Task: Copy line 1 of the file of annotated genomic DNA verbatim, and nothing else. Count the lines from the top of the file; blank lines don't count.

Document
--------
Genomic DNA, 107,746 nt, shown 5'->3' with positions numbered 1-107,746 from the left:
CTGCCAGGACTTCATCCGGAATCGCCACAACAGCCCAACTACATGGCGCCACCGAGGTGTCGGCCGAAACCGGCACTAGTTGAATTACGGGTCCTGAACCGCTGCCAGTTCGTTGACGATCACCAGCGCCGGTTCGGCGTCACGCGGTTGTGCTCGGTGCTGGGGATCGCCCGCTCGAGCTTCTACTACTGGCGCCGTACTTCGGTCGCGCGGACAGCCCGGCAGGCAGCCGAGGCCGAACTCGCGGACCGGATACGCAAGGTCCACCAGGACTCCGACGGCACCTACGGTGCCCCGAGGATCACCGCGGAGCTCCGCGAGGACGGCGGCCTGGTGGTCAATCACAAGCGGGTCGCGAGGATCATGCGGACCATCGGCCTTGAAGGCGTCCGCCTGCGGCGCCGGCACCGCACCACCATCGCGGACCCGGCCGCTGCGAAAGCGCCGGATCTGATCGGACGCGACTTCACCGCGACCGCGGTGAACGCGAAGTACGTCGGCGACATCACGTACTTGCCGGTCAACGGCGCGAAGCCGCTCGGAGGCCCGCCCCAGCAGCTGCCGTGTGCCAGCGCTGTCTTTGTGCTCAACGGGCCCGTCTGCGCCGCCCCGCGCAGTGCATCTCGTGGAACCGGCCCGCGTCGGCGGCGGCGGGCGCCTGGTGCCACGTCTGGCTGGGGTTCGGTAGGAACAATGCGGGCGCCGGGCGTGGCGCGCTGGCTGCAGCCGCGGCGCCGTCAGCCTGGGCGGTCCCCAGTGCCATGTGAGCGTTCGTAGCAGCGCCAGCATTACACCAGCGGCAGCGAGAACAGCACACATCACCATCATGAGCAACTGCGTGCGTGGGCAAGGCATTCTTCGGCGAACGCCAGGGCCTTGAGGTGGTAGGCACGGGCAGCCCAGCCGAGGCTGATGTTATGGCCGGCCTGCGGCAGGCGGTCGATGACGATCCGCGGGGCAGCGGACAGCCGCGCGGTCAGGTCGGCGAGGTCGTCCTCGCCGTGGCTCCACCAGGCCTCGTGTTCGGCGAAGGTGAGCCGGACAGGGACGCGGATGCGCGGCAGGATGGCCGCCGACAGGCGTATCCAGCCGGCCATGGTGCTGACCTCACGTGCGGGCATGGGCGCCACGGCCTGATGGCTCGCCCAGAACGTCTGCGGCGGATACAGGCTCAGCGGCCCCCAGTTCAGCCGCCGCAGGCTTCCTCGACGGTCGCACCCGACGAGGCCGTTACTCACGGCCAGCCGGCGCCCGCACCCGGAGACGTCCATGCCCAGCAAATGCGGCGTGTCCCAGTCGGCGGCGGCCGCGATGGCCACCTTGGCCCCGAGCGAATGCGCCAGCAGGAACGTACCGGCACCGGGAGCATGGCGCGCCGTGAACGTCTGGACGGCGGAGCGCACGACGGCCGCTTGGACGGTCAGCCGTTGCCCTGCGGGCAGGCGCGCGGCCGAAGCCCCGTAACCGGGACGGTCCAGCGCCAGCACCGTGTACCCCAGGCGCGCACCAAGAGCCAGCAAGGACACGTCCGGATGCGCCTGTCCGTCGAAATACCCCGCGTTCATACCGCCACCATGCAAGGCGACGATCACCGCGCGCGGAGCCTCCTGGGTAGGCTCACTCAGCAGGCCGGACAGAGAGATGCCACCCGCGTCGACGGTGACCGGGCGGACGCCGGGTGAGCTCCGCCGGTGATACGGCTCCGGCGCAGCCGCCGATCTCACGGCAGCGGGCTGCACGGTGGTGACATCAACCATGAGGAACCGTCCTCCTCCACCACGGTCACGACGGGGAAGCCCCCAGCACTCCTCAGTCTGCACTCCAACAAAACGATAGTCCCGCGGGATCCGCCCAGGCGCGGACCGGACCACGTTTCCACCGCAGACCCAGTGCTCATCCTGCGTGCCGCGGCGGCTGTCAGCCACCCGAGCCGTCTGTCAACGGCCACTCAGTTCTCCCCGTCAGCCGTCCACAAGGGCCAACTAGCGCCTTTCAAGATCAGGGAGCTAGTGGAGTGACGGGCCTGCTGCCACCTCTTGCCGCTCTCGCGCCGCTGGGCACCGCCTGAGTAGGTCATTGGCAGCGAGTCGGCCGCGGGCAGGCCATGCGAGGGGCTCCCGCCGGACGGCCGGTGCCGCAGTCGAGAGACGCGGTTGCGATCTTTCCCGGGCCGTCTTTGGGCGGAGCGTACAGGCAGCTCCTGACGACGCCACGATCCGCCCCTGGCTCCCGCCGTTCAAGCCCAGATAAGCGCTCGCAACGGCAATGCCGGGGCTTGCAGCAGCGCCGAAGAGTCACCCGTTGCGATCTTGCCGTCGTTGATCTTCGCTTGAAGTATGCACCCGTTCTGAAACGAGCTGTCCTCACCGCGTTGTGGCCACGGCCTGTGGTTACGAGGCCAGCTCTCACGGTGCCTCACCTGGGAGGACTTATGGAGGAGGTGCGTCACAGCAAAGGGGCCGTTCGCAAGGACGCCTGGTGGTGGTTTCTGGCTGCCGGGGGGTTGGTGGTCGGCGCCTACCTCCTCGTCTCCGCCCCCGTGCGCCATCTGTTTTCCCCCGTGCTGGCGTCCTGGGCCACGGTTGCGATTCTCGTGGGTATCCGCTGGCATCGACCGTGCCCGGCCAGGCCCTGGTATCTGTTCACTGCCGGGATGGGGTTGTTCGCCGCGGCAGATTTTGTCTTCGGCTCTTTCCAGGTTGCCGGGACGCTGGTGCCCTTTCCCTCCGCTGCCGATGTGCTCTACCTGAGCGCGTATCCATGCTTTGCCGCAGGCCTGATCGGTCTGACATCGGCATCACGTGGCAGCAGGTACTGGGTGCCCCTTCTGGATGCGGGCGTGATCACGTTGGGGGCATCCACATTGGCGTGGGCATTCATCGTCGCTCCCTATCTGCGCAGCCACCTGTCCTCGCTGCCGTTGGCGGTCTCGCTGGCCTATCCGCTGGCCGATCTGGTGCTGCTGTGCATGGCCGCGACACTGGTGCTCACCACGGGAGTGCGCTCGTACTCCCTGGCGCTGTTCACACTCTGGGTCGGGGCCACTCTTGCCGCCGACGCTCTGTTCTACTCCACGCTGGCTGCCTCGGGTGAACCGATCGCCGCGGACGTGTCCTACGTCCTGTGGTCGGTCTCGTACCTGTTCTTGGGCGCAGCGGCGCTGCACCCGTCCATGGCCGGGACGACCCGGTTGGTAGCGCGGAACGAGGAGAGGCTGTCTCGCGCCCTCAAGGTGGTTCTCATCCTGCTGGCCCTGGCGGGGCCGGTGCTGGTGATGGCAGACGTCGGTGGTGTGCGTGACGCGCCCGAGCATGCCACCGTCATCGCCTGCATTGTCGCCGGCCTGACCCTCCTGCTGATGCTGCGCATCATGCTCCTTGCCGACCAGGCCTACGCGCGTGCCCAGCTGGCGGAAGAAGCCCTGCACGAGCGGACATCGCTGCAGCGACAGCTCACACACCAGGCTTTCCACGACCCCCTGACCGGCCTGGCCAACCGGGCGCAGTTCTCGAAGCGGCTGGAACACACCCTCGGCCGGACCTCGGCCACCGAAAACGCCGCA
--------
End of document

Genomic DNA, 107,746 nt, shown 5'->3' with positions numbered 1-107,746 from the left: